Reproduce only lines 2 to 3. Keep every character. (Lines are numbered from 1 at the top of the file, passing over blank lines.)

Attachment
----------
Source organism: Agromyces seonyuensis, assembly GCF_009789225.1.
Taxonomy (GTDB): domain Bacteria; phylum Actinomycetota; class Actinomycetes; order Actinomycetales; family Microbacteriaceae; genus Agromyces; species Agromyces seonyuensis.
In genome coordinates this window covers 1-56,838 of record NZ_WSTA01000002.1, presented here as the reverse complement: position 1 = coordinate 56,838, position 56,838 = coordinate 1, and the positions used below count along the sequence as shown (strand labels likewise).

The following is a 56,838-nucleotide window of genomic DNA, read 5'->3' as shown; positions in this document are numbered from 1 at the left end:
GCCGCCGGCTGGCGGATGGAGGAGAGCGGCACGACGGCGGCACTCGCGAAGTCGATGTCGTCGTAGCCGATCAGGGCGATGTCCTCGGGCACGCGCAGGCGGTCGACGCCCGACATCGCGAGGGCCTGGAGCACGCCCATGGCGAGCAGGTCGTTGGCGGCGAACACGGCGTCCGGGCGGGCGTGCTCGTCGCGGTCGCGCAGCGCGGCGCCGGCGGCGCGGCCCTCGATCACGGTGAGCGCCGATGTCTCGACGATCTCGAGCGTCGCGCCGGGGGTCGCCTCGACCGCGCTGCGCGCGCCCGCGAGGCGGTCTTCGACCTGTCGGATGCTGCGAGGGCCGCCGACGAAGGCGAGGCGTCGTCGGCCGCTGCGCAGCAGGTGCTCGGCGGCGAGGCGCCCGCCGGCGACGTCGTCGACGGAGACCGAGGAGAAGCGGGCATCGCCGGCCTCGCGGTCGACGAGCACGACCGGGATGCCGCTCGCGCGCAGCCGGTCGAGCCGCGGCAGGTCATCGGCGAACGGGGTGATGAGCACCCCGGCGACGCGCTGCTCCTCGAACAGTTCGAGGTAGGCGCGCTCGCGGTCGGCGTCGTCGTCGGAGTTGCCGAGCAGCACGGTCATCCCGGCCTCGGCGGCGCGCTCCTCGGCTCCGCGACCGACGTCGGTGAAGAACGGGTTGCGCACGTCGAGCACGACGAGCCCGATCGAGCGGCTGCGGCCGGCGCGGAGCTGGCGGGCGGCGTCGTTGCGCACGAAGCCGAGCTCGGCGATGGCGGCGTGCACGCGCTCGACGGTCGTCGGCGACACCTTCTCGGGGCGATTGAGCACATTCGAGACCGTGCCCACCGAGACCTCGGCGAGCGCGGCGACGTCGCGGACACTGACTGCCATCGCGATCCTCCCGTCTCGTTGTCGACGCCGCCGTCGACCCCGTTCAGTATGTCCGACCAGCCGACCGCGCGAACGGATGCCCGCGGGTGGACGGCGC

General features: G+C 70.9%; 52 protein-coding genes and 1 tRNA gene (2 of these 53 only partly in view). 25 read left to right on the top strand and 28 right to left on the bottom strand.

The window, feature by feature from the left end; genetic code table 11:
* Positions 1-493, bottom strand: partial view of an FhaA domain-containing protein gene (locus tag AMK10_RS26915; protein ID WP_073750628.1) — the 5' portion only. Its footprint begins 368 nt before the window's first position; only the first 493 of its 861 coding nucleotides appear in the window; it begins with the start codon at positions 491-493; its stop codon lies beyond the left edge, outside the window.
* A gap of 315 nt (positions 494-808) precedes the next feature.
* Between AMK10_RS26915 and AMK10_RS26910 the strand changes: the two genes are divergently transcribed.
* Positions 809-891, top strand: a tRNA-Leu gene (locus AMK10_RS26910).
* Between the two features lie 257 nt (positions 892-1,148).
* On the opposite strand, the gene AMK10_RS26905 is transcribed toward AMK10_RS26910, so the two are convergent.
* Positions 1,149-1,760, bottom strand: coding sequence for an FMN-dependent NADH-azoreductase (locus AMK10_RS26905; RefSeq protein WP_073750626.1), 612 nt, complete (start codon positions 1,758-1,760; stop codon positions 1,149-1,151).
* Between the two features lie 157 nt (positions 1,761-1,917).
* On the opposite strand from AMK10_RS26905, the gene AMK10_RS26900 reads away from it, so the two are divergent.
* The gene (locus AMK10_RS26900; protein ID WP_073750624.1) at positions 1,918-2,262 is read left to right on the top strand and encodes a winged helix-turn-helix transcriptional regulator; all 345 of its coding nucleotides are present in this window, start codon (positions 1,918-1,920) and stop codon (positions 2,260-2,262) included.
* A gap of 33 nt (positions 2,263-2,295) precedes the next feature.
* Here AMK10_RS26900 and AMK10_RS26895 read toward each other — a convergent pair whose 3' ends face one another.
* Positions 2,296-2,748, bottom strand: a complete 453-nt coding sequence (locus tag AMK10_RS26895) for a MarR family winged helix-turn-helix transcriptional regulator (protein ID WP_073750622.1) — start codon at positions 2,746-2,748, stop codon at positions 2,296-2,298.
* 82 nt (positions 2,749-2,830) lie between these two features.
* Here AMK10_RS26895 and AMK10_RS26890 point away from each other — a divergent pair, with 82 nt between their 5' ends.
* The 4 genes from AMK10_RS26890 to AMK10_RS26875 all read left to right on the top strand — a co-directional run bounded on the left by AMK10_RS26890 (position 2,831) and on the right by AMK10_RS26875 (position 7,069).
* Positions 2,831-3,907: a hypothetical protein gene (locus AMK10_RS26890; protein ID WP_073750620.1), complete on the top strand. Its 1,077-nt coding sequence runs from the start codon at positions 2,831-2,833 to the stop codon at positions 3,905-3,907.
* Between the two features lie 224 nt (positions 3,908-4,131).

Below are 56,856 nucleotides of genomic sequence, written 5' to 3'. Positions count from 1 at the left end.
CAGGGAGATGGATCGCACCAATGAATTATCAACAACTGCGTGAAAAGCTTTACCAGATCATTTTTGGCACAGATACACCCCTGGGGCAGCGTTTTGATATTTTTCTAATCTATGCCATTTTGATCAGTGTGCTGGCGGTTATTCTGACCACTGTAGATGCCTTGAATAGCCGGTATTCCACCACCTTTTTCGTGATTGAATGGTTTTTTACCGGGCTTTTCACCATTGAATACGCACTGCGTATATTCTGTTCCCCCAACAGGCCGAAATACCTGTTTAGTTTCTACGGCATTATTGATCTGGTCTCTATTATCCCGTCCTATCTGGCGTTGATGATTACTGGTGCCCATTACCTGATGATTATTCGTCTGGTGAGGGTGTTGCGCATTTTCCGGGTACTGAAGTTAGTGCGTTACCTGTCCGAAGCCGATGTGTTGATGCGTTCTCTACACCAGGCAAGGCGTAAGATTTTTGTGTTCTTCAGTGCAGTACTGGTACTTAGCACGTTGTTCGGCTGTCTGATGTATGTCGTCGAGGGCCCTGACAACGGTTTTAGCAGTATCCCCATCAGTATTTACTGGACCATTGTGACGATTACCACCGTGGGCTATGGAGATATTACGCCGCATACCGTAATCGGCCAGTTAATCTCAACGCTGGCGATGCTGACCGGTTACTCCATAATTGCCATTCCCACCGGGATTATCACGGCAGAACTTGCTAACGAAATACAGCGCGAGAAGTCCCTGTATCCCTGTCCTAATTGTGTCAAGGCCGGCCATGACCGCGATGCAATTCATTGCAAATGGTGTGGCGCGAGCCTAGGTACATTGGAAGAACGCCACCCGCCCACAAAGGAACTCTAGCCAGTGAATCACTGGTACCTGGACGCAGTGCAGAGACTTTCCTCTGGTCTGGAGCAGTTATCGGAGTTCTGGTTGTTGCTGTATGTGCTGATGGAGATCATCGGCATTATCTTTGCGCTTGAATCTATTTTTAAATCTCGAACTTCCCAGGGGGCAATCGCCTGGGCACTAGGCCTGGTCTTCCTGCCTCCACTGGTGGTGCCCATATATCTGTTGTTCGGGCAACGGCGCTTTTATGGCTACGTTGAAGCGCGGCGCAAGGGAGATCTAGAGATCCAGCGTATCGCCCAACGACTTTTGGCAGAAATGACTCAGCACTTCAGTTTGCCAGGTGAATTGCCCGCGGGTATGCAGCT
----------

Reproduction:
Taxonomy (GTDB): domain Bacteria; phylum Actinomycetota; class Actinomycetes; order Actinomycetales; family Microbacteriaceae; genus Agromyces; species Agromyces seonyuensis.
In genome coordinates this window covers 1-56,838 of record NZ_WSTA01000002.1, presented here as the reverse complement: position 1 = coordinate 56,838, position 56,838 = coordinate 1, and the positions used below count along the sequence as shown (strand labels likewise).